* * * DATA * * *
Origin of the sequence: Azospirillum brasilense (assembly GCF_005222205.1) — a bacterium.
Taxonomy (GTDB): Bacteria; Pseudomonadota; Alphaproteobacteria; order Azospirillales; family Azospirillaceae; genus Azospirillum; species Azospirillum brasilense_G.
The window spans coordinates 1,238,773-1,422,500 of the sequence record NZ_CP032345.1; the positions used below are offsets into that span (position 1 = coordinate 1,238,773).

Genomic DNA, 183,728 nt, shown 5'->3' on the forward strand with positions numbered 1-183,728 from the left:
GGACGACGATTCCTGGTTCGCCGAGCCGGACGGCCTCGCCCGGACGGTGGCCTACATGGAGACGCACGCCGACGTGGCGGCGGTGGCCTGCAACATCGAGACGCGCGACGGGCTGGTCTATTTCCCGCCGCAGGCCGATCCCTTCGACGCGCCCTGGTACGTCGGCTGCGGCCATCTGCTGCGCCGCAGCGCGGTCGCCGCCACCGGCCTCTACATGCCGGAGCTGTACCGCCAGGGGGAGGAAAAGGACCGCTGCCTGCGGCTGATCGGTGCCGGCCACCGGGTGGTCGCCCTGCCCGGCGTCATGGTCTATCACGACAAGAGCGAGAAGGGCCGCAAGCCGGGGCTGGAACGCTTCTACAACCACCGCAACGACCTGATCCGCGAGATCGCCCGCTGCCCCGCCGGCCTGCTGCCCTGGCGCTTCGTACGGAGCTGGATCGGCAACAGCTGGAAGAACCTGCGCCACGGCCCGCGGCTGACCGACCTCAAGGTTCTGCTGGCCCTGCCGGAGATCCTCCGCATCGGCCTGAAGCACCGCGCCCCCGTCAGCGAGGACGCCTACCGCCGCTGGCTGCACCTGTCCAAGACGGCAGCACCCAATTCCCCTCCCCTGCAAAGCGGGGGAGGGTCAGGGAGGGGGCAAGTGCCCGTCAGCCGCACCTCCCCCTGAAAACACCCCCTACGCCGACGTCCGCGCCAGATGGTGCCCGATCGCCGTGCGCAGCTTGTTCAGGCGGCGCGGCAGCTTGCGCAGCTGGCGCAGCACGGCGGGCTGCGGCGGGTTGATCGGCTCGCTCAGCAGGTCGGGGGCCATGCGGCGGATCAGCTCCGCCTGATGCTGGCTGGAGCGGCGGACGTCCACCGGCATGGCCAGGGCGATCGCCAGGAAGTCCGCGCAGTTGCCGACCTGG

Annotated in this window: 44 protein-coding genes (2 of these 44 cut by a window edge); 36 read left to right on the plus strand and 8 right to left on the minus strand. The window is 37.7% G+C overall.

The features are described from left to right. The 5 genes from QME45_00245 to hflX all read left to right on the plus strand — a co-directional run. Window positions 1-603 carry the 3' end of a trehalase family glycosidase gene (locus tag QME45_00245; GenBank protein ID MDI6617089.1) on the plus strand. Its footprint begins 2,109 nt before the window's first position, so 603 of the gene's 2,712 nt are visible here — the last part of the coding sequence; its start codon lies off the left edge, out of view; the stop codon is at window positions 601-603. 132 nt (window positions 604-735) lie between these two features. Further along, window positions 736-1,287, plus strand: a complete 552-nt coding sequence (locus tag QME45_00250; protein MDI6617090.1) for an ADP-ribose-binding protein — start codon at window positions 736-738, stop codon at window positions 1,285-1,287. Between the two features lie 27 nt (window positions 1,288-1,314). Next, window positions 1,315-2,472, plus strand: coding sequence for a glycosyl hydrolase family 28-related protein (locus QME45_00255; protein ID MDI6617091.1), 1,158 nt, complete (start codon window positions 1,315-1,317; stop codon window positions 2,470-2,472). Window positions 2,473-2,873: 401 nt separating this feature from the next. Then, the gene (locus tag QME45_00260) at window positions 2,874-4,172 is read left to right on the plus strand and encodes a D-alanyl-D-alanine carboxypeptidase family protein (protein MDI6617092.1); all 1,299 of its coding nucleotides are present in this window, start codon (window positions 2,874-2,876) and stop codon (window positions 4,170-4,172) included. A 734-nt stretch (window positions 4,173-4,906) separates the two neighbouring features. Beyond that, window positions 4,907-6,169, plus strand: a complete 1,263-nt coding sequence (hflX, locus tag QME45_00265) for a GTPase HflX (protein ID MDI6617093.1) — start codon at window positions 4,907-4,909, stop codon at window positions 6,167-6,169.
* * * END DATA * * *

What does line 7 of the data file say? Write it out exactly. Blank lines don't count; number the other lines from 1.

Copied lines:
The features are described from left to right. The 5 genes from QME45_00245 to hflX all read left to right on the plus strand — a co-directional run. Window positions 1-603 carry the 3' end of a trehalase family glycosidase gene (locus tag QME45_00245; GenBank protein ID MDI6617089.1) on the plus strand. Its footprint begins 2,109 nt before the window's first position, so 603 of the gene's 2,712 nt are visible here — the last part of the coding sequence; its start codon lies off the left edge, out of view; the stop codon is at window positions 601-603. 132 nt (window positions 604-735) lie between these two features. Further along, window positions 736-1,287, plus strand: a complete 552-nt coding sequence (locus tag QME45_00250; protein MDI6617090.1) for an ADP-ribose-binding protein — start codon at window positions 736-738, stop codon at window positions 1,285-1,287. Between the two features lie 27 nt (window positions 1,288-1,314). Next, window positions 1,315-2,472, plus strand: coding sequence for a glycosyl hydrolase family 28-related protein (locus QME45_00255; protein ID MDI6617091.1), 1,158 nt, complete (start codon window positions 1,315-1,317; stop codon window positions 2,470-2,472). Window positions 2,473-2,873: 401 nt separating this feature from the next. Then, the gene (locus tag QME45_00260) at window positions 2,874-4,172 is read left to right on the plus strand and encodes a D-alanyl-D-alanine carboxypeptidase family protein (protein MDI6617092.1); all 1,299 of its coding nucleotides are present in this window, start codon (window positions 2,874-2,876) and stop codon (window positions 4,170-4,172) included. A 734-nt stretch (window positions 4,173-4,906) separates the two neighbouring features. Beyond that, window positions 4,907-6,169, plus strand: a complete 1,263-nt coding sequence (hflX, locus tag QME45_00265) for a GTPase HflX (protein ID MDI6617093.1) — start codon at window positions 4,907-4,909, stop codon at window positions 6,167-6,169.